City inspectors hit the streets in damage assessments

Wednesday, May 5, 2010 at 10:45pm

Every single inspector in Metro Codes was out assessing and documenting flood levels throughout Nashville Wednesday afternoon. It is a process that should expedite the process if those residents apply for FEMA aid.

Tim Roland and Steve Regen are a team of inspectors in the building division that covered Inglewood on Wednesday.

“This is all that we’re doing right now is damage assessments. We’re not doing any normal inspections,” Roland said. They have been working steadily throughout Nasvhille since Monday.

Each resident visited has a flood story, a bit of confusion receiving help and usually someone to blame. Potential scapegoats on this trip included the Army Corps of Engineers, the water company, careless neighbors with faulty drainage and property owners renting to tenants.

Henry Romersa owns flooded property in the Historic Tanglewood neighborhood, designed by Robert Condra. Six feet under the unwanted lake in his backyard lies his swimming pool. On Monday, the water crept up over his patio and a few feet into his basement; it’s the worst flooding Romersa has seen, including a 1975 mishap at nearby J. Percy Priest Dam.

“It was weird because it was fine Sunday, flooded but not in the house,” he said. “I don’t know if they released water from the dam or what, but the water rose fast.”

The damage was evident throughout Inglewood. Paul Landin was busy drying out his belongings. He had 5 feet of water in his basement.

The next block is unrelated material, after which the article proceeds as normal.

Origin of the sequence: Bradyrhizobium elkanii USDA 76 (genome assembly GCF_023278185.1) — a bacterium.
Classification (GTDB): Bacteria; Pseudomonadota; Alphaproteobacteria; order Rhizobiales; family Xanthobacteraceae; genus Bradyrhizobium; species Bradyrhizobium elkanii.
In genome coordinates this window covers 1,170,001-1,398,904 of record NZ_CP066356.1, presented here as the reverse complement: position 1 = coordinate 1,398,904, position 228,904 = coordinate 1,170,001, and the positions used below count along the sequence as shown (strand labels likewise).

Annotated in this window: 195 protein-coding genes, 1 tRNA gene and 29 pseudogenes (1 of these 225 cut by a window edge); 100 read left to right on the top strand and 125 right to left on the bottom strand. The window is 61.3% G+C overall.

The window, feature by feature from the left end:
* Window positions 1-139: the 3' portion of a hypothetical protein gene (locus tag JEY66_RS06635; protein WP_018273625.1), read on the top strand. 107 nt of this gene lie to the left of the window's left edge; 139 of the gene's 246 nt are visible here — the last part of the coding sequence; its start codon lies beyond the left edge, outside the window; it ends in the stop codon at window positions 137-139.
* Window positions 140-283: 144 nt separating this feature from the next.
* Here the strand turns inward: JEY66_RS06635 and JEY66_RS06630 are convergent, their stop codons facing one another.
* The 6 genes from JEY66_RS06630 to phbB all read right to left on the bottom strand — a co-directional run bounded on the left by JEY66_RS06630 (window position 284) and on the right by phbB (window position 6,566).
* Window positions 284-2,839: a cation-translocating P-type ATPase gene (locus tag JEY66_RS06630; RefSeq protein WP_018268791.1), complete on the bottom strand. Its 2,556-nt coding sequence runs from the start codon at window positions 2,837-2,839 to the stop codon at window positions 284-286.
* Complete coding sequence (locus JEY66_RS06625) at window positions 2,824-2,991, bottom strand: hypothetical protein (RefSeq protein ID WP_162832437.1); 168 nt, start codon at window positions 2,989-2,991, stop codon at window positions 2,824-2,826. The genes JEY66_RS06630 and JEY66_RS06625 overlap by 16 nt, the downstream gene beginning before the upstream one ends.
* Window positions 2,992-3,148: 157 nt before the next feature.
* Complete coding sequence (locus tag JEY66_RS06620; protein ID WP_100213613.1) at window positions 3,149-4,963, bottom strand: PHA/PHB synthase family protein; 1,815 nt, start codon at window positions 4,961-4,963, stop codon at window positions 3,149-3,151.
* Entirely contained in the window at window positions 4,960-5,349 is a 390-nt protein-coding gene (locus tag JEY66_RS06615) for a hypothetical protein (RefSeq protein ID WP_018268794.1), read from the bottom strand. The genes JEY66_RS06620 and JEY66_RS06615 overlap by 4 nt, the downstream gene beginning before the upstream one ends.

“My water tank was submerged, my HVAC was submerged. We’re talking $10,000 just like that,” he said. “And of course I don’t have flood insurance.”

There is some confusion about receiving help. Residents must apply for FEMA aid; just because a Metro inspector marks a home as severely damaged does not mean a check is on the way. Not all flooded homes will qualify. Roland commented on one house on a hill that sustained damage from water seeping through as it rolled down the slope.

“We’re only concerned with flood level right now, not damage from going downhill. I don’t know if they’ll be able to apply for FEMA aid if it’s not from flood water,” he said.

Residents have countless questions and often view the arrival of code inspectors as an opportunity for all inquiries.

“They are asking us a lot of questions we don’t necessarily know the answers to,” said Steve Regen. “We aren’t trying to avoid them but it kind of slows things down.”

Paula Penrod, who took on over a foot of floodwater, echoed the most common sentiment of flood victims. “I need to find out who I need to talk to at Metro to get help,” she said after talking with inspectors.

FEMA said residents and business owners who sustained losses in the designated counties can begin applying for assistance Wednesday by registering online at www.DisasterAssistance.gov or by calling 1-800-621-FEMA(3362) or 1-800-462-7585 (TTY) for the hearing and speech impaired. The toll-free telephone numbers will operate from 7 a.m. to 10 p.m. (local time) seven days a week until further notice.

U.S. Rep. Jim Cooper's office also issued guidelines to apply for aid. Read them here (PDF).